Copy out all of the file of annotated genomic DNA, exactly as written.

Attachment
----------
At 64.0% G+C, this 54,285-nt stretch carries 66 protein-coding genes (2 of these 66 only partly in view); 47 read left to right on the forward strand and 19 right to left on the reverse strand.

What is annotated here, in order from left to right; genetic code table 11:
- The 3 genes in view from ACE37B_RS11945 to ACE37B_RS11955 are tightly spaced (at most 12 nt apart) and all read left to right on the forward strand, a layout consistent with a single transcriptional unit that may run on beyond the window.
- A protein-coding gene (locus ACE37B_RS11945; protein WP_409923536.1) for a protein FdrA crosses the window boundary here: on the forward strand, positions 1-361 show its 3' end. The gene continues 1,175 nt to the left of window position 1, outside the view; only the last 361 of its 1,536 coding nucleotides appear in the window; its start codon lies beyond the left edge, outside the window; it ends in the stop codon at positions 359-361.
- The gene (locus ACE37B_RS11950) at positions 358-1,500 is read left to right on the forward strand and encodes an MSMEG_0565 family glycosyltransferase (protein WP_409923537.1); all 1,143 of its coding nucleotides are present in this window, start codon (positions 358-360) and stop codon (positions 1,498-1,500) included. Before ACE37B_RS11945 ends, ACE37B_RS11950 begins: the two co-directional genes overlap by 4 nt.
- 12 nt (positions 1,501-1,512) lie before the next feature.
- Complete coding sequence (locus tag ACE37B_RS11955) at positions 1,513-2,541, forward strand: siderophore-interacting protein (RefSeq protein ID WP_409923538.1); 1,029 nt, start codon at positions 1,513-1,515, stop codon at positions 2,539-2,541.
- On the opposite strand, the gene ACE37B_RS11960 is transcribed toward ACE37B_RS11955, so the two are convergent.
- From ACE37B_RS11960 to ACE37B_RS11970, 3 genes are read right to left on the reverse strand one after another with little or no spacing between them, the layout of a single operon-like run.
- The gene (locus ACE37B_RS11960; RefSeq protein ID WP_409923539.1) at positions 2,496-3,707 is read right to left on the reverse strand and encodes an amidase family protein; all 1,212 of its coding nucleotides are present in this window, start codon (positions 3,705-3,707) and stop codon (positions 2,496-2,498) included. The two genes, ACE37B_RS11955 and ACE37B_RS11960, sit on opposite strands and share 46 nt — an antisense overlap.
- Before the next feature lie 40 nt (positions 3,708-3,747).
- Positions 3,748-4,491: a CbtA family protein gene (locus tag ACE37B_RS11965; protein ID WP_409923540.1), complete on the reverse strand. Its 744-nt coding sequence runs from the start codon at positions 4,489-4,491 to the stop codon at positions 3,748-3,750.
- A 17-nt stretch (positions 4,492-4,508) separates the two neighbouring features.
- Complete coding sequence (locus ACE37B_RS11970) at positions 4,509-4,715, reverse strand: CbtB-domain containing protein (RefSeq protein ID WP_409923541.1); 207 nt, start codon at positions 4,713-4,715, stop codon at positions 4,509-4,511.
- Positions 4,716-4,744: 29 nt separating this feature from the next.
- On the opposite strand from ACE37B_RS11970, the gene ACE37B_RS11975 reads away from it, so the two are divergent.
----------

At 64.0% G+C, this 54,285-nt stretch carries 66 protein-coding genes (2 of these 66 only partly in view); 47 read left to right on the forward strand and 19 right to left on the reverse strand.

What is annotated here, in order from left to right; genetic code table 11:
- The 3 genes in view from ACE37B_RS11945 to ACE37B_RS11955 are tightly spaced (at most 12 nt apart) and all read left to right on the forward strand, a layout consistent with a single transcriptional unit that may run on beyond the window.
- A protein-coding gene (locus ACE37B_RS11945; protein WP_409923536.1) for a protein FdrA crosses the window boundary here: on the forward strand, positions 1-361 show its 3' end. The gene continues 1,175 nt to the left of window position 1, outside the view; only the last 361 of its 1,536 coding nucleotides appear in the window; its start codon lies beyond the left edge, outside the window; it ends in the stop codon at positions 359-361.
- The gene (locus ACE37B_RS11950) at positions 358-1,500 is read left to right on the forward strand and encodes an MSMEG_0565 family glycosyltransferase (protein WP_409923537.1); all 1,143 of its coding nucleotides are present in this window, start codon (positions 358-360) and stop codon (positions 1,498-1,500) included. Before ACE37B_RS11945 ends, ACE37B_RS11950 begins: the two co-directional genes overlap by 4 nt.
- 12 nt (positions 1,501-1,512) lie before the next feature.
- Complete coding sequence (locus tag ACE37B_RS11955) at positions 1,513-2,541, forward strand: siderophore-interacting protein (RefSeq protein ID WP_409923538.1); 1,029 nt, start codon at positions 1,513-1,515, stop codon at positions 2,539-2,541.
- On the opposite strand, the gene ACE37B_RS11960 is transcribed toward ACE37B_RS11955, so the two are convergent.
- From ACE37B_RS11960 to ACE37B_RS11970, 3 genes are read right to left on the reverse strand one after another with little or no spacing between them, the layout of a single operon-like run.
- The gene (locus ACE37B_RS11960; RefSeq protein ID WP_409923539.1) at positions 2,496-3,707 is read right to left on the reverse strand and encodes an amidase family protein; all 1,212 of its coding nucleotides are present in this window, start codon (positions 3,705-3,707) and stop codon (positions 2,496-2,498) included. The two genes, ACE37B_RS11955 and ACE37B_RS11960, sit on opposite strands and share 46 nt — an antisense overlap.
- Before the next feature lie 40 nt (positions 3,708-3,747).
- Positions 3,748-4,491: a CbtA family protein gene (locus tag ACE37B_RS11965; protein ID WP_409923540.1), complete on the reverse strand. Its 744-nt coding sequence runs from the start codon at positions 4,489-4,491 to the stop codon at positions 3,748-3,750.
- A 17-nt stretch (positions 4,492-4,508) separates the two neighbouring features.
- Complete coding sequence (locus ACE37B_RS11970) at positions 4,509-4,715, reverse strand: CbtB-domain containing protein (RefSeq protein ID WP_409923541.1); 207 nt, start codon at positions 4,713-4,715, stop codon at positions 4,509-4,511.
- Positions 4,716-4,744: 29 nt separating this feature from the next.
- On the opposite strand from ACE37B_RS11970, the gene ACE37B_RS11975 reads away from it, so the two are divergent.